One of Missouri's more well-known families, the Marmadukes, made contributions to the military training and political history of the state of Missouri. The Marmadukes produced two governors of Missouri, father Meredith M. Marmaduke who was elected as lieutenant governor, had to step in as governor in 1844. His son, John S. Marmaduke, then served as Governor from 1885-1887 when he died of pneumonia while in office.
John S. Marmaduke was previously an officer in both the US Army and later the Confederate Army during the US Civil War. After attending schools in Saline County, Missouri, he was appointed and graduated in 1857 from the United States Military Academy and saw action in multiple battles and ultimately, while serving as a Confederate Brigadier General, Union forces captured him during the Battle of Mine Creek in 1864. A year later, he was promoted to Major General while in captivity.
Named for the former governor, the Marmaduke Military Academy was formed in 1891 on the grounds of the Sweet Springs Health Resort. Interest in the health resort slowed, mainly due to a shift in the social interest in resort spa experiences, and both resort administration and external investors were looking to leverage the resort grounds for another successful economic venture. Two investors, Charles T. Farrar and Frank R. Tate, and the Governor's brother, Colonel Vincent Marmaduke, acquired the inactive Sweet Springs Health Resort Hotel and established the Maramaduke Military Academy, with the intention to "develop soldier-like qualities and to make capable men." The academy intended to have a student body of approximately 200 cadets and they were housed in the former hotel once it was updated and renovated. Farrar and Tate brought in Leslie Marmaduke to run business operations. The first principal at the academy was T. E. Spencer, who was also previously the superintendent of Marshall Public Schools, and the commandant of cadets was C. A. Curtis. Marmaduke Military Academy was a Missouri chartered military school and secured state funding for its operations and it was quickly became one of the important military schools in the state of Missouri.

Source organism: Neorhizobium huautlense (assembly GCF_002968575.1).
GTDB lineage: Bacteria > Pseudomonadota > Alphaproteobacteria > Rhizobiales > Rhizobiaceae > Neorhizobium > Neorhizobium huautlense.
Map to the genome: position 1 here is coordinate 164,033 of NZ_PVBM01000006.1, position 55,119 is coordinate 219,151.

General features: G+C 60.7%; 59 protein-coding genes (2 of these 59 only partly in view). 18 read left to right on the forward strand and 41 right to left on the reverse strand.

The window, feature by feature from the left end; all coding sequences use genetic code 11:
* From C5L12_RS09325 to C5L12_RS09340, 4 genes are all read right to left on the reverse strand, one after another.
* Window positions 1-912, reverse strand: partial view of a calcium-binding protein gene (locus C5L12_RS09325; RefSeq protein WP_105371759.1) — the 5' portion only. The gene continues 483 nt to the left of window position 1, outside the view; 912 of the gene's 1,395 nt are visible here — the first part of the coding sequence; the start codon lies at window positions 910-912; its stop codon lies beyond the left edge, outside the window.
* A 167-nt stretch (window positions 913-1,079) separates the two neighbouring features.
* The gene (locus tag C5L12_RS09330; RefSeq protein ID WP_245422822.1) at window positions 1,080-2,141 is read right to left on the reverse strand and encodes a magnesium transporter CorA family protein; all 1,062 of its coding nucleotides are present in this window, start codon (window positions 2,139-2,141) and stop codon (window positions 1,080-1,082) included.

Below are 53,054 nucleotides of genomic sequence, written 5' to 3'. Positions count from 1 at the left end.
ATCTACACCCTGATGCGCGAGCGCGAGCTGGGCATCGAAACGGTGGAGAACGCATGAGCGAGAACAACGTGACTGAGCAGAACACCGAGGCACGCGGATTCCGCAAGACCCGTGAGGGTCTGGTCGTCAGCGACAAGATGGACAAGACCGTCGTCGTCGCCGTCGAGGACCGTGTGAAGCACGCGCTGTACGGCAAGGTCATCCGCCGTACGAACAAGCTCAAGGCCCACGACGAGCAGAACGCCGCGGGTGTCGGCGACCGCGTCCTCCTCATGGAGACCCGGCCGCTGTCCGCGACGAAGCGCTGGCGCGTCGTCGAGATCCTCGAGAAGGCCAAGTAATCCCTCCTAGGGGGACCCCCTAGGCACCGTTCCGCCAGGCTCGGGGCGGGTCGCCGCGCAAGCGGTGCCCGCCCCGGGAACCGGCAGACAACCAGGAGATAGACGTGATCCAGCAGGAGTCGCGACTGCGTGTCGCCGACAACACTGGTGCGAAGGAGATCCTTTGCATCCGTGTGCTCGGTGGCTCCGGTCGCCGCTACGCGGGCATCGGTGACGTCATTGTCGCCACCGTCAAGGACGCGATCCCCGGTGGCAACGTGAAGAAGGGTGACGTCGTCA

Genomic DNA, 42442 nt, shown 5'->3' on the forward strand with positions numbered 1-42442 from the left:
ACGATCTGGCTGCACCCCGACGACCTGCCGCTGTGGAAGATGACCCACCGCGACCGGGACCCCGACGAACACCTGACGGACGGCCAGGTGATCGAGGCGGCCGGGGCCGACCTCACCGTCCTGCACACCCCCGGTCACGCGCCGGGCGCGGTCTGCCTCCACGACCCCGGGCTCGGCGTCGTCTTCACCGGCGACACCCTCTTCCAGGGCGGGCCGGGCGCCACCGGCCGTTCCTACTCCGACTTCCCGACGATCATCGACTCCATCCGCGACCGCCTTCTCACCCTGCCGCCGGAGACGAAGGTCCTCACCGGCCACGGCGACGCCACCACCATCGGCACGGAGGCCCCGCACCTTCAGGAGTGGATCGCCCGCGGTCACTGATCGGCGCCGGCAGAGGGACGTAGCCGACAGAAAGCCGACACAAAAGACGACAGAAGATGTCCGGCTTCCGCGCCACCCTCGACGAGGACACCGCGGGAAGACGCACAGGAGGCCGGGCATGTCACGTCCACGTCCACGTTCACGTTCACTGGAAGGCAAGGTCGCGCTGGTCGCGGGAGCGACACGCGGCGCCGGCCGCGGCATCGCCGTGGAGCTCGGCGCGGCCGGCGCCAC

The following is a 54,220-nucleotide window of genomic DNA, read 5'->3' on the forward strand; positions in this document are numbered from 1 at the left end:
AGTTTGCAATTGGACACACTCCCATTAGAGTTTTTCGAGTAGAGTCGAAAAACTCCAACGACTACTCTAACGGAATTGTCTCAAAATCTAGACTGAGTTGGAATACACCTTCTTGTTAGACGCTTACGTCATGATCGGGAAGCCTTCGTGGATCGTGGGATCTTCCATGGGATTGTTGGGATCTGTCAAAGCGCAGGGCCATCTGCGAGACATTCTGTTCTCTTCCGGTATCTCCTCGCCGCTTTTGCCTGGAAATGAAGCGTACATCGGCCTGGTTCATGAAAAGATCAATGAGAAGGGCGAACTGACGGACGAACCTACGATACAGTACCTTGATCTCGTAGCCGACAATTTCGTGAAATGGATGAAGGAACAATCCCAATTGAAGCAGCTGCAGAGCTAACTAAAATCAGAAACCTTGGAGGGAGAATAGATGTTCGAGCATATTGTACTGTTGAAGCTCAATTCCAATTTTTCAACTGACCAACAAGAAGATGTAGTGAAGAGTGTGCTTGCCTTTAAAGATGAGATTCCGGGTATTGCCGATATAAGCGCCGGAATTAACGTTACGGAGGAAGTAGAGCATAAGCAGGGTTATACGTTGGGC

In August of 1891, the Saline County Weekly Progress promoted the school, highlighting its purpose to prepare young men for college, business, and the US Military Academy or the Naval Academy. The Progress also promoted the resort springs as beneficial to the cadets noting: "The academy would offer the best moral, mental and physical training and have health features which were unrivaled. Students would have free access to mineral baths." It was also recognized that the previous resort hotel would be heated with steam and residents would even have electricity. Cadets could expect to and be prepared to focus on standard military readiness such as calvary drills to focus on discipline and unit cohesion, and training in both infantry and artillery.
The Marmaduke Military Academy came to an unexpected end in March of 1896 when a devastating fire broke out that destroyed the hotel barracks and the armory. The hotel did have fire insurance coverage and the cost to rebuild was estimated to be approximately $25,000, which was close to one million in today's dollars. Ultimately, Ferrar and Tate opted to not rebuild the barracks and decided to sell all the remaining assets to the Wentworth Military Academy, another Missouri institution based in Lexington. Wentworth continued in active operation until its closure in 2017. Today, the location where the Marmaduke Military Academy once stood is in the area of the public pool and the Sweet Springs Ball fields near Union Street and Columbia Avenue.